“The stronger banks are gaining market share, which is a good thing, particularly the private sector banks. In a way it is working; those who need to shrink are shrinking.
“Lenders who are stronger are gaining more market share.
I think there is a nice shift happening and we need to work with that to resolve this,” he said.
Dr. Patel said that divestment in public sector banks would have a positive role for the sector.
“Divestment measures would improve overall banking sector health,” he said.
Improved market valuations would create an opportune time for the government to divest some of the ownership in the restructured banks and this would reduce the overall amount that the government needs to inject into them to deal with the problem of NPAs and stressed assets, he said.
Patel said that across the nation, forces were gathering critical mass for the launching of reforms that will help the country achieve a higher growth.
“The materialisation of reforms in the form of rollout of the GST, the institution of Indian Insolvency and Bankruptcy Code and the abolition of the Foreign Investment Promotion Board should boost investor and investment confidence,” he said.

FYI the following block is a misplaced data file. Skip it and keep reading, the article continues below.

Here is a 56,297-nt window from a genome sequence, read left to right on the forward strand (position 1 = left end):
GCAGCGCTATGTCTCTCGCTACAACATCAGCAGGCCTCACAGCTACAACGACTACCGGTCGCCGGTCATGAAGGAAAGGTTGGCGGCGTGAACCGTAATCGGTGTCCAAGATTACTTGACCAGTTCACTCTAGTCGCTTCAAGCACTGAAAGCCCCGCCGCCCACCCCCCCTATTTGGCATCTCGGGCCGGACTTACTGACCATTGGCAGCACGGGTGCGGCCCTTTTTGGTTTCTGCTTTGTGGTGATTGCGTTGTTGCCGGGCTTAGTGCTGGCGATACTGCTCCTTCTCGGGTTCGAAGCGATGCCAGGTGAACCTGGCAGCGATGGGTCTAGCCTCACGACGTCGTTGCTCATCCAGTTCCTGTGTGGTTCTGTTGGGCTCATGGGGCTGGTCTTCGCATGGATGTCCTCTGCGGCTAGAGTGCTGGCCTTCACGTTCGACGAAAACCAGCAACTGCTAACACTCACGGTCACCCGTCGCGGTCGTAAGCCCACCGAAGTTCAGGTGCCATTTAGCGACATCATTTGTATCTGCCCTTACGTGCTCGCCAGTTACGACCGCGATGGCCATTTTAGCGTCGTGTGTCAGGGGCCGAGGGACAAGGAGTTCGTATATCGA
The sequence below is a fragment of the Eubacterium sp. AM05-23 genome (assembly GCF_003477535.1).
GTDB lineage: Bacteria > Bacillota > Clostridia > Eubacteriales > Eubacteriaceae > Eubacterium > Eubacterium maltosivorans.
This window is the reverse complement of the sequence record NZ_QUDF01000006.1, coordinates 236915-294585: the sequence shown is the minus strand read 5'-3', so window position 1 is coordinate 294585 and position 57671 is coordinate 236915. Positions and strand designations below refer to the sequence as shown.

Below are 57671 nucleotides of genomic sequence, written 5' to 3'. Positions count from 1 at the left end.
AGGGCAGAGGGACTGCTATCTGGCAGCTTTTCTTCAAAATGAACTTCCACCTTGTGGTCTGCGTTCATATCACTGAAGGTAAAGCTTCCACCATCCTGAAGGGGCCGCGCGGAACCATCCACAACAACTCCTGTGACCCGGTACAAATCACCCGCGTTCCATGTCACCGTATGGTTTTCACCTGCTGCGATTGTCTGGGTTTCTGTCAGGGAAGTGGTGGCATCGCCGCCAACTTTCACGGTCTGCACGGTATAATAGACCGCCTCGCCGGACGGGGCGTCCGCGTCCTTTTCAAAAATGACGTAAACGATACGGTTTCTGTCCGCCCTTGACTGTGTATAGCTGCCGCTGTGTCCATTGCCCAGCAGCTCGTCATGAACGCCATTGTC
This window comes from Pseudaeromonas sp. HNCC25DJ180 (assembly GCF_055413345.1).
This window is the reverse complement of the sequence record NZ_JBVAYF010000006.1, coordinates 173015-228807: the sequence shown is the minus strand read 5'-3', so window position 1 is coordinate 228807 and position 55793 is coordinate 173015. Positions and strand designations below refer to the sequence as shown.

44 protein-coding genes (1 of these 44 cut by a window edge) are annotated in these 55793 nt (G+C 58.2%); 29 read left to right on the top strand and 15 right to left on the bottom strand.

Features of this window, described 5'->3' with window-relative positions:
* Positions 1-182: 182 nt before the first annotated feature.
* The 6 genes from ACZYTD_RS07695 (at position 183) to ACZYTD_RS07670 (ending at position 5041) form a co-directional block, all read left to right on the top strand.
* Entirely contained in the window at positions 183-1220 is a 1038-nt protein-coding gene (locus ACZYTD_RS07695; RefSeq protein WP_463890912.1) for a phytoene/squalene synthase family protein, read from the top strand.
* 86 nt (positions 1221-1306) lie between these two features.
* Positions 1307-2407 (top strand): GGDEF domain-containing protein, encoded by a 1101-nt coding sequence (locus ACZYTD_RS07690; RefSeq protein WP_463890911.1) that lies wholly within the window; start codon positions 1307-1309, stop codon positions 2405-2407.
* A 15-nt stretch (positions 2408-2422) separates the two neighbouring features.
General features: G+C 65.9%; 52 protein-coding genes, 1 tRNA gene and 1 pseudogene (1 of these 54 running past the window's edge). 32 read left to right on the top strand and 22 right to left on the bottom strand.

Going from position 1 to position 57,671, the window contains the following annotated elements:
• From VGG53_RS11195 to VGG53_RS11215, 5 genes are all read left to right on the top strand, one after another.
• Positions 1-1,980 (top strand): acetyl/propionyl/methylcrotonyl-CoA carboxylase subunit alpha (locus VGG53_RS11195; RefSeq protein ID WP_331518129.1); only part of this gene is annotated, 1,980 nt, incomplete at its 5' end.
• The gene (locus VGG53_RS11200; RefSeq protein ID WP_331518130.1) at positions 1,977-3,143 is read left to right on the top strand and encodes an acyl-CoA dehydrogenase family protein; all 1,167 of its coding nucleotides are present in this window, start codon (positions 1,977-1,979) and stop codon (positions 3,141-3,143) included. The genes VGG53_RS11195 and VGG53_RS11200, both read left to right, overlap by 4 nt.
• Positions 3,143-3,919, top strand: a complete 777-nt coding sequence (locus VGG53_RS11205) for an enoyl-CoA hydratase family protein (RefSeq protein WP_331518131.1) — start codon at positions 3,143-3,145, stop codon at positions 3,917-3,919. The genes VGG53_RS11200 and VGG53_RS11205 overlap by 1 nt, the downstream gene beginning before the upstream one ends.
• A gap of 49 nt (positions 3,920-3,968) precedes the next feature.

Looking ahead, Patel said India’s economic growth was getting a boost with domestic drivers and was poised to be 7.4 per cent in 2017—18.
“India will remain among the fastest growing economies,” he said, adding that its growth acceleration was reflective of its resilience.
Patel said that inflation was below target, the current account deficit was about one per cent of GDP and fiscal deficit was on path of consolidation that will take it down to three per cent by 2018—19.
He noted that recent sharp decline in inflation was essentially the result of supply shocks.
Giving a comprehensive view of the demonetisation process undertaken by the government, Patel said its positive spillover was reflected in higher financial reintermediation.
The share of low cost current account and savings account deposits in aggregated deposits with commercial banks went up to about 39 per cent, which is a four percentage increase relative to pre—demonetisation period.